4 Hire the Appropriate Team for the Job
Choosing the right full-service design team can mean the difference between success and a cavalcade of delays and complications. In a recent article for The Washington Post, architect Matthew S. McDonald outlines the importance of choosing the right design team for the job. McDonald notes that hiring a full-service design team can save money and time. He explains that, “the design-build approach can be more cost-effective and efficient than the traditional method.” Of course, writes McDonald, “you can achieve the same result by hiring your own architect and contractor separately.”
This is how we work at LUDC. But we definitely guide the contractor bid process and help you identify the right builder for your home. We have been in the industry for over a decade and are happy to chat through the list of builders we’ve worked with successfully. You can be as hands off or hands on as you prefer. We sometimes meet with clients bi-weekly at the construction site of their new home. We also have other clients who would rather stay out of the construction entirely, and that is also perfectly fine! What matters most is that our team handles all the communication between design and construction, giving our clients complete peace of mind.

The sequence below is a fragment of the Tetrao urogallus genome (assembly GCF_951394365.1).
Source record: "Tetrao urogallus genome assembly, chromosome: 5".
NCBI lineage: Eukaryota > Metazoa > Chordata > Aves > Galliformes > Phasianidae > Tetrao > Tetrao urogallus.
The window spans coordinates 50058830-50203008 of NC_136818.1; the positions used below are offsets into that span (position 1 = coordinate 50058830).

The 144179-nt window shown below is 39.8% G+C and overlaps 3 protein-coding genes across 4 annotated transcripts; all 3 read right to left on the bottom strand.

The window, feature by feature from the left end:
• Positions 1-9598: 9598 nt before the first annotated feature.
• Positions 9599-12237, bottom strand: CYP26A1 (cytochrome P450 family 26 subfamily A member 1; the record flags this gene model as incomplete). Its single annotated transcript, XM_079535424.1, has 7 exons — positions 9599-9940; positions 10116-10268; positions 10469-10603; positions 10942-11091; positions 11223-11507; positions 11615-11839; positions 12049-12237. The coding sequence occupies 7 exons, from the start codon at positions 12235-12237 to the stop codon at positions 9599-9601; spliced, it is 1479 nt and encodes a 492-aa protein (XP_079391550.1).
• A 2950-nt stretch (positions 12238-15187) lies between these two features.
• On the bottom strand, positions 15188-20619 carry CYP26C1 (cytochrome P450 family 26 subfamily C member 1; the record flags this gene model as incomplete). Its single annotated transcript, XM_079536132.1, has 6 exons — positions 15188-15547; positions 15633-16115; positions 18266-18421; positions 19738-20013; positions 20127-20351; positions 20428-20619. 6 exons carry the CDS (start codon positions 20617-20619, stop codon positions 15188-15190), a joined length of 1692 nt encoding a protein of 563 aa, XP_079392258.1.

All in all, McDonald recommends “shop[ping] around” for the right firm, “mak[ing] sure you are working with licensed” professionals,” understanding all contracts, “being honest and upfront” and “determin[ing] whether speed is more important than control.”
5 Communicate Well and Often
When working with a design team of any kind, communication is key. The article “18 Tips for Communicating with Contractors” from Oregon Home Magazine outlines how to express one’s needs and expectations throughout the design process. Firstly, it is important to communicate well and often with all members of your household involved in decision-making for the build. And even the kiddos! We absolutely love how involved the kiddos are in the design of their rooms. From selecting a color palette to picking out the drapery, little ones and teens adore being included in the process. And their rooms are so much fun to design!
You are going to have a lot of meetings with your team over the course of your new home design. It’s always important to come prepared with questions — believe us, the more questions the better, as we want you to feel comfortable and heard. We like to bring an agenda to every meeting and at the end, we make sure everyone understands the action items. It keeps everyone accountable.
6 Avoid Shortcuts at the Risk of Extending the Budget and Timeline